PoliBlog (TM): A Rough Draft of my Thoughts

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  1. I was watching on C-span while the house debated this, and it shocked me that it passed, since when I watching it so many of the senators seemed to have such strong feelings against it. (I fell asleep before they voted). It seems like the Bush Administration is very effective at propagating fear, and that makes that last amendment seem like cold comfort.

    Comment by Toki-chan — Saturday, August 4, 2007 @ 12:43 pm

  2. The bipartisan agreement on this bill was that it would have to have 60 votes to move forward. In the end it got exactly 60, passing 60-28. That probably means that there were a few more Democratic ‘if needed’ votes for it that were cast against. My guess is several wanted to vote against a bill that passed.

    That puts the wails of anguish that came from the Senate earlier on this in a very political light. Easy to scream defiance about how the Bush administration was doing things, but when faced with the prospect of taking responsibility they whimpered.

    As far as political repercussions, this is a perfect example why so few presidents have come directly from the ranks of the Senate in modern times. Cautiousness is in the senatorial DNA. It’s hard for the cautious to lose their seat, but being blamed for actions that could have prevented bad things could do just that. Executives don’t have the luxury of remaining forever cautious.

    Comment by Buckland — Saturday, August 4, 2007 @ 8:19 pm

  3. I don’t think Steven’s last paragraph is even a slight digression. It goes to the heart of the matter. I just would drop the term, “pro-defense.” A massive state capacity for violence, like that for spying, is not about defense, per se, but about domination-whether of citizens of developing countries or our own. This fact was certainly recognized by Madison and other founders. We citizens have let our “leaders” conveniently forget that.

    As for the Senate vote, I suppose it is always useful to have reminders of why the two-party system is broken. Neither party stands for freedom or democracy, despite the constant use and abuse of those words by office-holders and office-seekers under both parties’ banners.

    Comment by MSS — Sunday, August 5, 2007 @ 11:07 am

  4. […] Jack Balkin, writing at Balkinization is rather unimpressed with the Congress’ behavior on the new FISA bill: The passage of the new FISA bill by the Senate and now the House demonstrates that the Democrats stand neither for defending civil liberties nor for checking executive power. They stand for nothing at all. Conversely, the new bill shows that the Republican Party can get the Democrats to surrender almost any civil liberty- indeed, to give the President just as much unchecked power as he might obtain under a Republican controlled Congress- simply by playing the fear card repeatedly and without shame. […] Whether controlled by Republicans or Democrats, Congress seems willing to bestow more and more unaccountable power to the President of the United States. The Democratic Party, which has long prided itself on its support for civil liberties, seems altogether to have lost its soul, and the Republican Party, which long contained a strong element of libertarianism and respect for individual freedom- particularly in economic matters- has given up any claims to providing a counterweight to a deluded and incompetent President. […]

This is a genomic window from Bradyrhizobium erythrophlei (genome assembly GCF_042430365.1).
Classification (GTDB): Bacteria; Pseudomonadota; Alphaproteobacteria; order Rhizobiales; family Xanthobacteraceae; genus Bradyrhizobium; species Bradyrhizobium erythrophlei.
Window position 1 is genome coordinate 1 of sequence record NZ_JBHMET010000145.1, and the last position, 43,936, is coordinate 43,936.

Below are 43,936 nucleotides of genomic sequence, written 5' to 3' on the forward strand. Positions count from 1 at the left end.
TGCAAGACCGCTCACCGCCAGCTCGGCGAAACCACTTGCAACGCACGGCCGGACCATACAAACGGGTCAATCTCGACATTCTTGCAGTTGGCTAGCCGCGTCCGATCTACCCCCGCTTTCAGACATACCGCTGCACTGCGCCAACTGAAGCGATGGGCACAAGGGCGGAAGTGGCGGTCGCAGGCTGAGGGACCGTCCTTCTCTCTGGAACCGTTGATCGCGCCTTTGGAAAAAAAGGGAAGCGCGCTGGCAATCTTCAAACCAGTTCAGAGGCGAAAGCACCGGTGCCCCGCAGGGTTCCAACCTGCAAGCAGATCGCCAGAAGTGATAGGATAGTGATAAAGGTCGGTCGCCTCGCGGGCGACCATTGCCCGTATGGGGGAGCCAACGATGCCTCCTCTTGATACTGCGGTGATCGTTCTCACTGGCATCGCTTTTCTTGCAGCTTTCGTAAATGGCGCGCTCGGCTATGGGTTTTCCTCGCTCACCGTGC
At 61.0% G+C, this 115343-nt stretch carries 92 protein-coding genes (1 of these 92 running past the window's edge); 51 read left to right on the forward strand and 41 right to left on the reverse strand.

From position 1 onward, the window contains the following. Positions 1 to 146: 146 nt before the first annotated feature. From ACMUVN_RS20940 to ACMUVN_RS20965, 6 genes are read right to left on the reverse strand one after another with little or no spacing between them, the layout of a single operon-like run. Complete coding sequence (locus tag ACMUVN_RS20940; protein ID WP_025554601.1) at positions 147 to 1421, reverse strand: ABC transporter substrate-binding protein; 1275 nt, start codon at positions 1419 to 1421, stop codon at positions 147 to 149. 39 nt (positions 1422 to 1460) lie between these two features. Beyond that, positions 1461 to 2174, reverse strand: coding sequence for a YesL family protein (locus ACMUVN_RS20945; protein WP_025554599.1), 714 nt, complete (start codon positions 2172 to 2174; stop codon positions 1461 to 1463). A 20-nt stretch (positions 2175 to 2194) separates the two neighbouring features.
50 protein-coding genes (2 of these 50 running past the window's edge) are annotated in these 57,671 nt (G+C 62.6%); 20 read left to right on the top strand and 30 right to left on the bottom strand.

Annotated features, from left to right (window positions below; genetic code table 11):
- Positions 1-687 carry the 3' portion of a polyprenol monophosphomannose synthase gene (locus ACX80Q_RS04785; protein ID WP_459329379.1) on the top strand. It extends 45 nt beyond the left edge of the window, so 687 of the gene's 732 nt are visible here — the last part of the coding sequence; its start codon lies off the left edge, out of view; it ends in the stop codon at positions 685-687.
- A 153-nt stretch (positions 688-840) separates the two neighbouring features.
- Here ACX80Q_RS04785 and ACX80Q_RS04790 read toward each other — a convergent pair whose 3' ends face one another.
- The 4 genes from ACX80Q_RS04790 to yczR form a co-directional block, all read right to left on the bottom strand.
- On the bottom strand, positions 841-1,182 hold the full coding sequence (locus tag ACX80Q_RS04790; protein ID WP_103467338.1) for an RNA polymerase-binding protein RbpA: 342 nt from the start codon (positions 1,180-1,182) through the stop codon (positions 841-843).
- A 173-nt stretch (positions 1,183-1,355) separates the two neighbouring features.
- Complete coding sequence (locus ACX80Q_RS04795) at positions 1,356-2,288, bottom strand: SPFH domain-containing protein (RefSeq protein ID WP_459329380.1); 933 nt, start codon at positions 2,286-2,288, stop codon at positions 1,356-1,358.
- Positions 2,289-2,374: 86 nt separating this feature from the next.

Pingback by PoliBlog ™: A Rough Draft of my Thoughts » America’s Two Party System: “The Party of Fear, the Party Without A Spine” — Sunday, August 5, 2007 @ 1:59 pm

  5. I can’t help but think that some of the Democrat Senators were (perhaps subconsciously) calculating that the next President will be a Democrat and therefore, the bill was not as dangerous as it would be in the hands of Gonzalez/Bush.

    I’m not trying to excuse their vote, I’m just trying to understand it in all it’s wonderful dumbnitude.

    Comment by LaurenceB — Monday, August 6, 2007 @ 8:33 am

  6. I was very surprised that President Bush won this round. He’s had a free ride for so long, I guess I had forgotten his ability to get what he wants in a hostile political environment.

    Of course, Congress said one of the big reasons they voted for the bill was that the President threatened to take away their month-long vacation. That’s pretty petty. OTOH, I don’t know if the President really can force Congress to stay in session. It seems to me that Congress ought to be in charge of it’s own calendar.

    Comment by Max Lybbert — Monday, August 6, 2007 @ 11:00 am

  7. Well, hell, if you know anybody to call overseas, you are automatically suspicious, right. Real Americans don’t know foreigners.

    I follow the news, and the media presented this measure as if it were just to cover foreign-to-foreign communication when the switching was routed through the US. Once again, the media has let us down. And now they decry the injustice in their editorials instead of screaming foul on the front page.

    Looks like we’re going to have to raise hell for next 6 months to get them to back away from 1984.

    I saw THE BOURNE ULTIMATUM yesterday which is a major caution on unsupervised domestic spying; fiction often gets at the truth better than badly covered news stories. They point up the cameras on every street corner in Britain, for instance; Orwell knew it would start there. It will be here soon.

    Comment by John McMullen — Monday, August 6, 2007 @ 1:10 pm

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